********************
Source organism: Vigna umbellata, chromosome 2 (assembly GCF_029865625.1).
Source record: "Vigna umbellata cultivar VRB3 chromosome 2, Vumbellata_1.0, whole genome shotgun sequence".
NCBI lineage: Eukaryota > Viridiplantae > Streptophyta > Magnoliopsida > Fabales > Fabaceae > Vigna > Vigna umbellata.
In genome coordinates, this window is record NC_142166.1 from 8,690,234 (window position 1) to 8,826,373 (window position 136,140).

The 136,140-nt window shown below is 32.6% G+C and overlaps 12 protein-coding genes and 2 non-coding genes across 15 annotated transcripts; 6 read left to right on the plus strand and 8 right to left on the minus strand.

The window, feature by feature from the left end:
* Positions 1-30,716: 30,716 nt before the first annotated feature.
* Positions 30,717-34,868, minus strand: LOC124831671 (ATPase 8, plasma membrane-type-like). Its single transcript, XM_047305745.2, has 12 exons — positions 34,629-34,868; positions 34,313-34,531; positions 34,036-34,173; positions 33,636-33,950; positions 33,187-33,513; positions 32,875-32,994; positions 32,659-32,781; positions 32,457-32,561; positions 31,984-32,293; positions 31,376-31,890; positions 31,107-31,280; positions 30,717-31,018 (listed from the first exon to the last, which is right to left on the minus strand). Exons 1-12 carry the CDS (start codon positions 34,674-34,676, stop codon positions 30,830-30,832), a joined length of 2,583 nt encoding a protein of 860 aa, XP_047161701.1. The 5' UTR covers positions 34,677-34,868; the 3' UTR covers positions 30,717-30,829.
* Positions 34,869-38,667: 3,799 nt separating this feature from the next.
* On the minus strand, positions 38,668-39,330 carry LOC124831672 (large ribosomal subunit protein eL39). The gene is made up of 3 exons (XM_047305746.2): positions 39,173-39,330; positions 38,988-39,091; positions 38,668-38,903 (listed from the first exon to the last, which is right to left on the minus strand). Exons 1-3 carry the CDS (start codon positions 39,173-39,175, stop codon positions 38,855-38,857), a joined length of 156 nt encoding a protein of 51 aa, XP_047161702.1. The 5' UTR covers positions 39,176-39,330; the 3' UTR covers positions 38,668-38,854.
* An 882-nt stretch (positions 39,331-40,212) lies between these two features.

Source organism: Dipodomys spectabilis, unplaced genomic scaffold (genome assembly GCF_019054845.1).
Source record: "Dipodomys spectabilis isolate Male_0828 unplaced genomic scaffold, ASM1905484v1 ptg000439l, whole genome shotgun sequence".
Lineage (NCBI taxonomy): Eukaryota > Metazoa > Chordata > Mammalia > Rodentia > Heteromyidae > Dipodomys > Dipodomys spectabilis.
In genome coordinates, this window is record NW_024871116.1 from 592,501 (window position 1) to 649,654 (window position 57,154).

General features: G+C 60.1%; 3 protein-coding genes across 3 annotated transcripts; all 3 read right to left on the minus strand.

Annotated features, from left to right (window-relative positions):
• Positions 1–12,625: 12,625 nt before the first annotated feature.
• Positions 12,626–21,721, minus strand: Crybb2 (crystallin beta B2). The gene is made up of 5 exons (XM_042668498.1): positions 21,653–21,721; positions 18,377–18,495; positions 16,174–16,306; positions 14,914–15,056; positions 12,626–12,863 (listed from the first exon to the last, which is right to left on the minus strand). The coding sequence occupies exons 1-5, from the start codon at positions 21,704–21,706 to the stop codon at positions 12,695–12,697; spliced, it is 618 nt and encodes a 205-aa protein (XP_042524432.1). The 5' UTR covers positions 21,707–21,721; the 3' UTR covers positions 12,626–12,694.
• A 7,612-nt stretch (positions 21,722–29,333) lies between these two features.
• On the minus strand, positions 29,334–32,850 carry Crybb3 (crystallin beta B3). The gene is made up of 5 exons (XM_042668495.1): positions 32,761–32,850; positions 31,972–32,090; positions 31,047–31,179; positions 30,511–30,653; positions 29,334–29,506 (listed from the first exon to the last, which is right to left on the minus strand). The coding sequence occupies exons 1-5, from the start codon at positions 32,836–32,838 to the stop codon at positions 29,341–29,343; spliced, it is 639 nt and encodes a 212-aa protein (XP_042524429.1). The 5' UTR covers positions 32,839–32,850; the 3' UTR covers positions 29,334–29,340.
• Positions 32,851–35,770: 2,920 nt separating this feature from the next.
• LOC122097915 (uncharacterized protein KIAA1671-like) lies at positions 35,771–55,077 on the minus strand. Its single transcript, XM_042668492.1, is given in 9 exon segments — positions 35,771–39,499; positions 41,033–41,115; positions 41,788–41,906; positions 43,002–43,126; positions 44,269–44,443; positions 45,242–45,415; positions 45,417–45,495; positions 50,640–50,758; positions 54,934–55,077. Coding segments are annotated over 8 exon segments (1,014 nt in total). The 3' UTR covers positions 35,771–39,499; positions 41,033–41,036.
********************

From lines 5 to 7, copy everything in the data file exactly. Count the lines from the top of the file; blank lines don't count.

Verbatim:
The 136,140-nt window shown below is 32.6% G+C and overlaps 12 protein-coding genes and 2 non-coding genes across 15 annotated transcripts; 6 read left to right on the plus strand and 8 right to left on the minus strand.

The window, feature by feature from the left end:
* Positions 1-30,716: 30,716 nt before the first annotated feature.